CHESAPEAKE, VA. -- The city of Chesapeake has donated 568 acres of land along the North Landing River to the Nature Conservancy, a private group dedicated to acquiring land and leaving it in its natural state, the conservancy said.
One of the conservancy's Virginia goals is to develop a wetland preserve along the river. It already owns 1,900 acres and is receiving another 2,200 acres from a private donor. The nonprofit group ultimately hopes to expand the site by several thousand acres.
Chesapeake's donation is accessible only by water, and the land at the junction of the North Landing and the Pocaty rivers is normally only a foot above water level. The land is usually under several feet of water in the spring and fall.
The land is important because it is one of the most botanically diverse areas on the East Coast and contains some rare plant species, conservancy directors said. In addition, the marshes are home to several rare animal species, including the endangered least bittern, and a wide variety of waterfowl. The area is on the Atlantic flyway, which provides a winter haven and breeding ground for many species of migratory birds.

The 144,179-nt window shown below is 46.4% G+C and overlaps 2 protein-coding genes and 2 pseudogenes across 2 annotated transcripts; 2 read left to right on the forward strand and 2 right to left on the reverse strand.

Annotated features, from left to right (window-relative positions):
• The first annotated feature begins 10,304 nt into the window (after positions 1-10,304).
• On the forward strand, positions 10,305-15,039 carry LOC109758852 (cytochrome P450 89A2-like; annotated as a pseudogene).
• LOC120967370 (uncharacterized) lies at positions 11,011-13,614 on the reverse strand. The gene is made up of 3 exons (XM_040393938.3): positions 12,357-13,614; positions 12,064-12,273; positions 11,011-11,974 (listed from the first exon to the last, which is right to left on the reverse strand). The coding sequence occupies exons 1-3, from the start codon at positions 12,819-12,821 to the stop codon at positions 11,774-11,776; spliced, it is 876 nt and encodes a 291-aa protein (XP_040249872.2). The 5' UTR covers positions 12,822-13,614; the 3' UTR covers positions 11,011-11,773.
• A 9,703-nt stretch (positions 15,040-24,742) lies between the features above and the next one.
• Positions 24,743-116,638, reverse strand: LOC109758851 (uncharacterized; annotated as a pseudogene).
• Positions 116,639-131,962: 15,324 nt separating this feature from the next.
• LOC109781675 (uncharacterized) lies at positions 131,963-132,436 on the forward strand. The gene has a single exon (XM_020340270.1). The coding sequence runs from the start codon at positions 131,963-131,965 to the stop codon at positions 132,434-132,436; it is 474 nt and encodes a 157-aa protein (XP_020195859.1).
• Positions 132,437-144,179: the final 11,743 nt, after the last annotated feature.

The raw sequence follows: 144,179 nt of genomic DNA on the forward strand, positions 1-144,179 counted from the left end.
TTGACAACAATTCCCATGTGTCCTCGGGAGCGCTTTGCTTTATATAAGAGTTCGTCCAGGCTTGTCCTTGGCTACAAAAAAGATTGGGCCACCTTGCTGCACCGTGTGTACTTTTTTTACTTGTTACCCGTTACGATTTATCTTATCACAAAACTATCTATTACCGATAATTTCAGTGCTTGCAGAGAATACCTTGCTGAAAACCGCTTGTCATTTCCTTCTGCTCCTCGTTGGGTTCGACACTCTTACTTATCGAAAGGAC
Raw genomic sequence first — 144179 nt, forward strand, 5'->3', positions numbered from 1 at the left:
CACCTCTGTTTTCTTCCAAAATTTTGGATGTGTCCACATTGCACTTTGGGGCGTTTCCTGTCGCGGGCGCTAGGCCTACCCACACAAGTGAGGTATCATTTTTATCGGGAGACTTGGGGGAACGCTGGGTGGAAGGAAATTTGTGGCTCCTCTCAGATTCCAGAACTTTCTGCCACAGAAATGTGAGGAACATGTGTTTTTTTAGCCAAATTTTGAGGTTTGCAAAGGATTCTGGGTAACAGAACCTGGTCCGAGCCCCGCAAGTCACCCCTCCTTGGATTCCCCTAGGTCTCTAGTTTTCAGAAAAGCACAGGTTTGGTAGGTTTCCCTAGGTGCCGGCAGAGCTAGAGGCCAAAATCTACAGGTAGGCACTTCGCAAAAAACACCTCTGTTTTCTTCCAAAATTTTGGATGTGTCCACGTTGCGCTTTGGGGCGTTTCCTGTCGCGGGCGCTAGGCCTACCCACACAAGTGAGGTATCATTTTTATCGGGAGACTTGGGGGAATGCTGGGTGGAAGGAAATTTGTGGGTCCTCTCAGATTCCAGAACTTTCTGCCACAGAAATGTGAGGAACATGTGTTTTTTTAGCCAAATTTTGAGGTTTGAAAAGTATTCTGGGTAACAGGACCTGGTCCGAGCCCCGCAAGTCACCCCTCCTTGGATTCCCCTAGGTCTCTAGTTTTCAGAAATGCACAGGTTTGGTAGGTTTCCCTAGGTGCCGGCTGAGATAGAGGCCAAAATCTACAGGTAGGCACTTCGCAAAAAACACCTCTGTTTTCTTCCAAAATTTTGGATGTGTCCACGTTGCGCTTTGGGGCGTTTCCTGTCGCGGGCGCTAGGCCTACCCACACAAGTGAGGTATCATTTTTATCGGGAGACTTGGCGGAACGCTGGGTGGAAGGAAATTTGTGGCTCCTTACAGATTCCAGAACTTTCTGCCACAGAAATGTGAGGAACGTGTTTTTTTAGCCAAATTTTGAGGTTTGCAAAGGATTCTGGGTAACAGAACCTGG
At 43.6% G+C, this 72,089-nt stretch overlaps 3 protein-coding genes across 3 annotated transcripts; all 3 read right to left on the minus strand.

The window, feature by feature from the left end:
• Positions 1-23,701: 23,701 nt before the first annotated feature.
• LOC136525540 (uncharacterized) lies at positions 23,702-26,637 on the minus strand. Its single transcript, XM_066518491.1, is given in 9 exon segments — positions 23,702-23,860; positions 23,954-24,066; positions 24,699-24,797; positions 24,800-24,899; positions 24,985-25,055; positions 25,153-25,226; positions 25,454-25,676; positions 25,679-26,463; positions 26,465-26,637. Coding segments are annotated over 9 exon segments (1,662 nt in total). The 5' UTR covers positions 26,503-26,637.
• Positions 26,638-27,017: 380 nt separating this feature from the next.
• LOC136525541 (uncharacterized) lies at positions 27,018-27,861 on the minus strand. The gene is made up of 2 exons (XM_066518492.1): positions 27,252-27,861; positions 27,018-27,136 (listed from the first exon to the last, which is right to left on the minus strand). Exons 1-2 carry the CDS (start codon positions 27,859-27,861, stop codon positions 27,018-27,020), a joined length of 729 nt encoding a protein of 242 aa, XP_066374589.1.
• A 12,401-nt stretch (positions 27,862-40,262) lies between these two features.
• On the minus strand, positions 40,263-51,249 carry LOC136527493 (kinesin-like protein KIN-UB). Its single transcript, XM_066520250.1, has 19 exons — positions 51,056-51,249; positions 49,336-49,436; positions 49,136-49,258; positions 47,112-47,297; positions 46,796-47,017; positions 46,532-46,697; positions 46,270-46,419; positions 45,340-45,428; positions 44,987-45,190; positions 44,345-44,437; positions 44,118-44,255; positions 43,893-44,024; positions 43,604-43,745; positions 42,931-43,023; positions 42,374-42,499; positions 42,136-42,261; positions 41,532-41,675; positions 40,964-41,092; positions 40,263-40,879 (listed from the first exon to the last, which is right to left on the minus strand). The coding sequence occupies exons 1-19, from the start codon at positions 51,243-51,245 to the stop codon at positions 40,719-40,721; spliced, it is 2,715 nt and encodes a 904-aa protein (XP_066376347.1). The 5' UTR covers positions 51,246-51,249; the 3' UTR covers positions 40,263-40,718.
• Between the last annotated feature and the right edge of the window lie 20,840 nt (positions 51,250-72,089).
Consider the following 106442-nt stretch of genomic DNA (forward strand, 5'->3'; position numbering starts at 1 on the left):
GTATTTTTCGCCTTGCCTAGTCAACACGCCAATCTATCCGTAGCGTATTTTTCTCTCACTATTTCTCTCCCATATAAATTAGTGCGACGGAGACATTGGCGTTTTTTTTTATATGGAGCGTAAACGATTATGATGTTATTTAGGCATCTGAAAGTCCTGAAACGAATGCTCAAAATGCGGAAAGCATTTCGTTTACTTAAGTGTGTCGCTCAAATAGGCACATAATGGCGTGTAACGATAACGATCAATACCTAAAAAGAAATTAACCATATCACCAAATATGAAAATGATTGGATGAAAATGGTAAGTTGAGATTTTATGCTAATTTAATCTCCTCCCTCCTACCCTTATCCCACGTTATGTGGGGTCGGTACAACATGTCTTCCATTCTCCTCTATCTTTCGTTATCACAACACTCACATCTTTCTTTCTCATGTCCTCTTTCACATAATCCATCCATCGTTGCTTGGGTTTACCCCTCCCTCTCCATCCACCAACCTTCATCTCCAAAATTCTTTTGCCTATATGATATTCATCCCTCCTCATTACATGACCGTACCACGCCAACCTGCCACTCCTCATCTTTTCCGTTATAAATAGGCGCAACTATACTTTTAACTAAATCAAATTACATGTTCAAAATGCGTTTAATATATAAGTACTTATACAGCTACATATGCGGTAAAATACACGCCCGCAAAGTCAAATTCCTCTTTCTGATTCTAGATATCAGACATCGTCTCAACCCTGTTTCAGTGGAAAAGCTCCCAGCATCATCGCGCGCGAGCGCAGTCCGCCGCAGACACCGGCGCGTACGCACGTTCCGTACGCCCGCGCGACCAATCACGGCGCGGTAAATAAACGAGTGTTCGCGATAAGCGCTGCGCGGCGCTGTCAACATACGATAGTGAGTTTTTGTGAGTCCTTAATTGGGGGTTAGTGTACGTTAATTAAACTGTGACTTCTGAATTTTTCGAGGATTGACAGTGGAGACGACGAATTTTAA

The city got the land in 1986 under the condition that it be used as a park. The conservancy plans to install 700 yards of boardwalk with interpretative nature displays, and also wants to install a boat dock.
The North Landing River project is the conservancy's second undertaking in Chesapeake. In the early 1970s, the organization was instrumental in developing the Great Dismal Swamp Wildlife Refuge after receiving a 57,000-acre donation from Union Camp Corp.
"The City of Chesapeake is proud to contribute this land to allow the vital work of the Nature Conservancy to continue," said Chesapeake Mayor William Ward. "By donating this property, the city has ensured that the land will be maintained as a nature preserve for future generations to enjoy."